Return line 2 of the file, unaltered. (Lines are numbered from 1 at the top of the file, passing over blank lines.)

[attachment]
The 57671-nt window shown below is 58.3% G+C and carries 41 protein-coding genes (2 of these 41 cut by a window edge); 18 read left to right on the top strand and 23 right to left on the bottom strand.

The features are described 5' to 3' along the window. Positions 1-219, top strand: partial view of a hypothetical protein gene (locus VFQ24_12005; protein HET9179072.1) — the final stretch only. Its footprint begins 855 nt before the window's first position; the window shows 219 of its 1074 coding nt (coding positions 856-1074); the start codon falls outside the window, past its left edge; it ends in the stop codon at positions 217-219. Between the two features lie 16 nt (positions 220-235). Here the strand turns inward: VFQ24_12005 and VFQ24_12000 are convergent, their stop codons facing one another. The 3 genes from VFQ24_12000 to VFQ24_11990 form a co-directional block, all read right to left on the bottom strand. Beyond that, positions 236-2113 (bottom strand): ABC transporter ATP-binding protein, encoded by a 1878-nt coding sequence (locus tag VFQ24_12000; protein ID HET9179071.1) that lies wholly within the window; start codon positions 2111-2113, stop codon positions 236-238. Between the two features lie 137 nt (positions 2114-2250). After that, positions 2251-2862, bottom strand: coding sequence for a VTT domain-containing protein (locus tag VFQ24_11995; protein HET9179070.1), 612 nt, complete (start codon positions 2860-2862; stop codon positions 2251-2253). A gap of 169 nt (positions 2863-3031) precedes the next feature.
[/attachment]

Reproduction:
The features are described 5' to 3' along the window. Positions 1-219, top strand: partial view of a hypothetical protein gene (locus VFQ24_12005; protein HET9179072.1) — the final stretch only. Its footprint begins 855 nt before the window's first position; the window shows 219 of its 1074 coding nt (coding positions 856-1074); the start codon falls outside the window, past its left edge; it ends in the stop codon at positions 217-219. Between the two features lie 16 nt (positions 220-235). Here the strand turns inward: VFQ24_12005 and VFQ24_12000 are convergent, their stop codons facing one another. The 3 genes from VFQ24_12000 to VFQ24_11990 form a co-directional block, all read right to left on the bottom strand. Beyond that, positions 236-2113 (bottom strand): ABC transporter ATP-binding protein, encoded by a 1878-nt coding sequence (locus tag VFQ24_12000; protein ID HET9179071.1) that lies wholly within the window; start codon positions 2111-2113, stop codon positions 236-238. Between the two features lie 137 nt (positions 2114-2250). After that, positions 2251-2862, bottom strand: coding sequence for a VTT domain-containing protein (locus tag VFQ24_11995; protein HET9179070.1), 612 nt, complete (start codon positions 2860-2862; stop codon positions 2251-2253). A gap of 169 nt (positions 2863-3031) precedes the next feature.